The Haunted Mansion is one of the most beloved rides at Walt Disney World since the parks’ opening in 1971. Today I am sharing some interesting Haunted Mansion fun facts!
Haunted Mansion Design Highlights
The Haunted Mansion has so many details that you can’t miss. Here are some of the highlights. Every time you ride this ride you find something new and interesting. This is the best ride to be on if the ride breaks down. I was once stuck in front of the ballroom scene and was sad that we were only stuck for about 20 minutes.
Haunted Mansion Cemetary. Once inside the wrought-iron gates that surround the stately mansion, guests step gingerly past the home’s cemetery, with tombstones featuring witty epitaphs to the dearly departed.
Interactive Queue. Throughout the interactive queue, voices, music and other paranormal behaviors get guests in the “spirit.” Guests can tap on embossed musical instruments to hear a haunting tune at a musical crypt, play with water and bubbles from a leaky tomb and help a ghostwriter overcome writer’s block outside the front entrance.
The Famous Dancing Ghosts. Thanks to a little Disney magic, ghostly apparitions seem to appear out of thin air to dance and sing in certain rooms. And eager “hitchhiking” ghosts even appear inside each doom buggy at the end of the ride to follow guests home – but not before performing ghoulish new pranks.
The Stretching Room. Summoned to the front entrance, guests enter the foyer and then an octagonal gallery that stretches…and stretches — or does it? Paintings on the wall grow longer, but the floor and ceiling never seem to move. Other portraits morph into ghastly images, including a dapperly dressed gentleman that transforms into a decrepit corpse.
Haunting Effects. Guests board doom buggies for their ghost-guided tour of the mansion. Sound and lighting effects create the mood as the darkened, eggshell-shaped vehicles glide silently through the cobwebbed library, conservatory, hallways, ballroom, attic, and graveyards. Guests even ride through Madame Leota’s séance, a collection of flying objects choreographed by a disembodied spirit trapped inside a crystal ball.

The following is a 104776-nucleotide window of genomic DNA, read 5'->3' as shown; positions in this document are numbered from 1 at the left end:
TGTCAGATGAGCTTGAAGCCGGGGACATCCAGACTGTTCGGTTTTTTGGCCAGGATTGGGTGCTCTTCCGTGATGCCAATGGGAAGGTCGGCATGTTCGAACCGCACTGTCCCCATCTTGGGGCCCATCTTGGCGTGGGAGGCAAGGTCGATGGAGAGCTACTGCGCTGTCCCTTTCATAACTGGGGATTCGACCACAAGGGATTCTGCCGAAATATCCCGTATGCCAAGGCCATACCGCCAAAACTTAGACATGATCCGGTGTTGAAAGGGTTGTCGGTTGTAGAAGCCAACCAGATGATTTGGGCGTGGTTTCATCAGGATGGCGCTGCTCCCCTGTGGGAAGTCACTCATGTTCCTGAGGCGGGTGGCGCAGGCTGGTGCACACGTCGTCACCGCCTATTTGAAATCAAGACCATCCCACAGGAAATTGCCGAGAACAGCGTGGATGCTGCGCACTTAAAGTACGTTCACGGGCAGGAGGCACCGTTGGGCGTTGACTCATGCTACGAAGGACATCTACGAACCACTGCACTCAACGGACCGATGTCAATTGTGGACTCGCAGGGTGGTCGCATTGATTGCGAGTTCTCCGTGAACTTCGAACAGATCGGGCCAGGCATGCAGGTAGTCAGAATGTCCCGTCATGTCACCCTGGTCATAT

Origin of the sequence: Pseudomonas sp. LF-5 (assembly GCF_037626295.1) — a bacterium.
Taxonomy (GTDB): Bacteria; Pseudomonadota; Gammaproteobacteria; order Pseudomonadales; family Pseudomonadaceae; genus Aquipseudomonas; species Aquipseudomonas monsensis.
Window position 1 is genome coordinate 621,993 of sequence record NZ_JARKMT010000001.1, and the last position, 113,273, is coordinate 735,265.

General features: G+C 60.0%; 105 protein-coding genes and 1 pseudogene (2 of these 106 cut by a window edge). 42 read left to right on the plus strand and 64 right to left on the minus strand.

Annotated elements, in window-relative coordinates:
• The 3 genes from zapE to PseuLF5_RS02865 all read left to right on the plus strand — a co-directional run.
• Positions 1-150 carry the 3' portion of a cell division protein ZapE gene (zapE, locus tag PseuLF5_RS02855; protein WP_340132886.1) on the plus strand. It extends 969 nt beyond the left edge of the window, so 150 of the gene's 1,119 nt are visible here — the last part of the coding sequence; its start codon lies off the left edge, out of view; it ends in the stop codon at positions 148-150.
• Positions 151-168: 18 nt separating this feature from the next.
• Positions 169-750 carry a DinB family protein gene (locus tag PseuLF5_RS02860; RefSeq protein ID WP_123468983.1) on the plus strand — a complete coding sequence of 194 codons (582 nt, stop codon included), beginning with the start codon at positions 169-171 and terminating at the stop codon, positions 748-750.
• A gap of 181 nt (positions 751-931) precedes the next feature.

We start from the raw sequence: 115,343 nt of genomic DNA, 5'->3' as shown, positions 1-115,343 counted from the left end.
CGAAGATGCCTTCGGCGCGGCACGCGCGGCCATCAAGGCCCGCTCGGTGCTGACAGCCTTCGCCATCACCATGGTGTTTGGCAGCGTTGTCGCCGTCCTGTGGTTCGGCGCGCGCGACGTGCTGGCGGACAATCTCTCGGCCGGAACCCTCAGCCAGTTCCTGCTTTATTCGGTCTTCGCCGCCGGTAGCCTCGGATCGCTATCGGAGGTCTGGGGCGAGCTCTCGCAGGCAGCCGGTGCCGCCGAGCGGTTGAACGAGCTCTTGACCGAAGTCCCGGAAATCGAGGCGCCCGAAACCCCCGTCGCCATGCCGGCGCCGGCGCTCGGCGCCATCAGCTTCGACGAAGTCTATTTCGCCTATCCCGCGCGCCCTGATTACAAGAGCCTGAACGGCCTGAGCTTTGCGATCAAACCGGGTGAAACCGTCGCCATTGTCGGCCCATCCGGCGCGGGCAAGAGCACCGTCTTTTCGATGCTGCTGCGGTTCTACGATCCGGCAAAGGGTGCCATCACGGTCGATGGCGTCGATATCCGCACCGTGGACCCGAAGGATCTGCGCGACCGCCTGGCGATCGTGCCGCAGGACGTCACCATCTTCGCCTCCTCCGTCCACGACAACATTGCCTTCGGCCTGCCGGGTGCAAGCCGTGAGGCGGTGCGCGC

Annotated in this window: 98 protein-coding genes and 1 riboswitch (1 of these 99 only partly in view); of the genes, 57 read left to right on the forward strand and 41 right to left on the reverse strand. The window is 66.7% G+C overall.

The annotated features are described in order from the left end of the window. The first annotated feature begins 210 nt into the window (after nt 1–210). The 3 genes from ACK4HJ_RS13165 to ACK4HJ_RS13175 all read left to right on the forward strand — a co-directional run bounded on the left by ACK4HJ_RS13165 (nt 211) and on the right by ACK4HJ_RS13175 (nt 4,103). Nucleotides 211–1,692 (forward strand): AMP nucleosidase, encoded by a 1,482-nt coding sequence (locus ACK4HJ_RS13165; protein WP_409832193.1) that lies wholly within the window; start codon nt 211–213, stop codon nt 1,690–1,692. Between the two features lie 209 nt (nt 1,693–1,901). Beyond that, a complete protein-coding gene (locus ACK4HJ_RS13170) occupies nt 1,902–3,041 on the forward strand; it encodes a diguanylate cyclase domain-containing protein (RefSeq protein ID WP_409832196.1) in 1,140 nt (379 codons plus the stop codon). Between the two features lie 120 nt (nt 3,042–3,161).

Haunted Mansion Fun Facts You May Not Know
Is Walt a Grim Grinning Ghost? The five singing busts in the graveyard scene warble the attraction’s theme song, “Grim Grinning Ghosts.” Though sometimes mistaken for Walt Disney, the face on the bust farthest to the left actually belongs to Thurl Ravenscroft, the song’s soloist. Ravenscroft is known to millions of fans as the voice of Tony the Tiger, the mascot of Kellogg’s Frosted Flakes cereal.
Moving Tombstone Eyes? The witty epitaphs on the tombstones at the attraction’s entrance pay tribute to the designers, developers, and artists who originally created The Haunted Mansion. One of the newest tombstones honors the late Walt Disney Imagineer Leota Thomas (her maiden name was Toombs). Periodically, Leota’s tombstone can be spotted slowly opening and closing the eyes on its sculpted head.
Sleeping Beauty and Haunted Mansion’s Weird Connection. Madame Leota also graces the crystal ball in the attraction’s séance scene. Leota Thomas provided the face for the crystal ball, and voice artist Eleanor Audley provided the voice. Audley is also famous as the voice of the evil Maleficent in Disney’s classic animated feature “Sleeping Beauty.”
Many Haunted Mansions. In addition to its home in the Liberty Square area at Walt Disney World Resort, The Haunted Mansion is featured at Disneyland Resort (in New Orleans Square), Tokyo Disneyland (in Fantasyland) and Disneyland Paris (known as Phantom Manor and located in Frontierland). It is the only Disney attraction to be featured in four different park “lands” worldwide.
Ride then Movie. Most of the time a Disney movie inspires a ride. With Haunted Mansion, a ride inspired the Haunted Mansion movie starring Eddie Murphy.
The Bullwinkle Show. Bullwinkle says, “Eenie Meenie chili beanie, the spirits are about to speak.” Legendary voice artist Paul Frees — known to many as Boris Badenov from “The Bullwinkle Show” — is the attraction’s narrator, or “ghost host.
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